Monday, October 31, 2005

Technological Pure Science

Certain proverbs have a characteristic of nagging at one’s understanding of them ever so frequently. Take for instance the old adage “Necessity is the mother of all invention”. The validity of the word Necessity has inspired quite a few arguments. Some people, ignoring the subtle difference in the meaning between the words, are of the opinion that Need would be a better substitute to Necessity. Some others argue that neither qualifies to be the cause of anything and that Chance provides the best alternative. This theory argues that so much is invented based on results, corollary to those being researched, that it is these chance discoveries which are the essence of creation. And finally one more interesting view point that I have come across is that Lethargy, or lack of motive purpose is the mother of invention. Even if one does not associate rather harshly the meaning of lethargy, as lack of motive purpose, one is led to believe by this assertion that laziness is the pinnacle of human pleasure, and the aspiration to attain this leads us to invent things.

The above argument is mostly an extension of an older philosophical debate. An unbiased, narrative article I recently read described two different sides of a similar argument: between merits of pure science and those of technology. It described the two different view points, that of the purists claiming that pursuing scientific truth is necessary and valuable in its own right without regard to its application, and that of the technologists discrediting the exalted view of science being guided from within and propounding a more democratic framework, with a need of collective good promoting scientific inquiry. Trying to correlate these into the existing philosophical structures I referred to the Britannica Junior Encyclopedia’s essay on Philosophy. The above argument is a direct consequence of the contrasting views that exist on the theory of human knowledge and opinion, to that of the methodology of gaining knowledge.

A philosophically equivalent parallel to this argument can be found in the debate between the Rationalists and Empiricist schools of thought. Both these theories deal with the theory and the sources of knowledge, but the basic dichotomy of the two again depends on the contrasting views of the ways to gain this knowledge. The rationalist source of knowledge and subsequently of reality would be through deduction of concepts formed in the mind. This theory relegates the need of appeal to the senses for gaining knowledge and highlights apparently, the priority of perception of reality rather than reality itself. This is in a way similar to the theory of Maya in one of our Indian theologies, expounded by Shankaracharya. The empiricist source of knowledge would be by means of direct perception of immediate facts only through sense observations and experiments. Here too the concept of identity and existence are deemed unimportant and non-conceptualized sensory data is considered as valid forms of knowledge.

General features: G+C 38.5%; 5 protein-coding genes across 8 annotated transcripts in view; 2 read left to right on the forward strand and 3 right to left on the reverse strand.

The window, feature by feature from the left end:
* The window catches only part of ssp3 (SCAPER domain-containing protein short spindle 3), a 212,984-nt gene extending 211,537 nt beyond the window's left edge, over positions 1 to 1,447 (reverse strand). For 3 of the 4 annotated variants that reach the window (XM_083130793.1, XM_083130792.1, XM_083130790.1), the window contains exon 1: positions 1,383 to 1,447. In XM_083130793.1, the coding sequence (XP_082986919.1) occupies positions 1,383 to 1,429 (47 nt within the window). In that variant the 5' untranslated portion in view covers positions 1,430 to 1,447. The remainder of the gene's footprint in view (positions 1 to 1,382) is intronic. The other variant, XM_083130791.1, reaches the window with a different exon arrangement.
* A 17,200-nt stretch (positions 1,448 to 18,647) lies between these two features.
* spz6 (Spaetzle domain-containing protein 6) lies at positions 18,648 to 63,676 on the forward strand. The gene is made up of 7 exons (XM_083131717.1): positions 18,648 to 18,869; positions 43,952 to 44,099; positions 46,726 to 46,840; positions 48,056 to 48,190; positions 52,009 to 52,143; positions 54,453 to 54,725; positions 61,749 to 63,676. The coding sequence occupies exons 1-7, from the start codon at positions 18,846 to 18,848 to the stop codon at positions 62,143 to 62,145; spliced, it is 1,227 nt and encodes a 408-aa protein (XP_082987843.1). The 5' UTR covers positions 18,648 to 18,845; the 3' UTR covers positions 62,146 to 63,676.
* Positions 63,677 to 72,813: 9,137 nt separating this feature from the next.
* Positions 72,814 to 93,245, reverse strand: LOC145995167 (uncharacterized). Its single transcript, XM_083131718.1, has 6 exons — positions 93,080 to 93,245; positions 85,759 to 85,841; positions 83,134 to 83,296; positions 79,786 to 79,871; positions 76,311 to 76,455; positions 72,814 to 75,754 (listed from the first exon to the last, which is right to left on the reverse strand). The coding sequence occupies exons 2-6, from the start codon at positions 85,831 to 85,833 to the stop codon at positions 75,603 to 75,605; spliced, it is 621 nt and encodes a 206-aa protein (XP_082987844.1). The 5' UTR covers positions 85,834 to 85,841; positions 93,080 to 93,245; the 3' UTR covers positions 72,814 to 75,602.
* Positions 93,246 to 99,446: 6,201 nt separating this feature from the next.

The flaw, according to me, in these theories would be firstly the sacrifice of reality and secondly as a consequence of non conceptual sensory observation, the belittling of the mind. The argument for pure science trivializes the application of scientific knowledge and limits it to theorizing about phenomena. On the other hand the argument for technology belittles the need for such conceptualization and emphasizes on the needs of the sensory reality. This leads us to the reason why there seems to be a debate over which concept of knowledge fits the meaning of the proverb best. Is the need for technology, the source of scientific inquiry into knowledge, or is technology a chance byproduct in the grand scale of purist scientific outlook.

It probably augurs well now to look for a synthesis between the source and output. Consider these examples; the explanation of the theory behind semi-conduction has led to the understanding and development of electronics and the electronics industry. But it has been the growing requirements of memory and processing power that has fuelled the scientific inquiry into conceptualizing better explanations of conductivity and subsequently the research into better semi-conducting material. The mapping of the human genome may be a purely scientific undertaking based on the need to understand and explain the evolution of mankind but it is driven in part also by the lucrative insights it can provide in tackling genetic disorders among humans. Just as sensory data is just data without the application of a man’s intellectual process and notion of conception is just a notion without man’s sensory inputs, so are pure science and technology interlinked.

Etymology dissects the word Philosophy as Philien and Sophy, Greek words for Love and Wisdom respectively. Hence Philosophy is the love of wisdom and wisdom would suggest that in the above debate we need to go further than just testing knowledge by its practical consequence or vice versa and develop an integrated synthesis of knowledge and application. Now, if an etymologist can provide a single word for an ‘Integrated Synthesis of Knowledge and Application’, then I believe we have an apt word for our favorite proverb!


Britannica Junior Encyclopedia, William Benton, 1972 edition.

Kant Vs Sullivan, Ayn Rand, 1970

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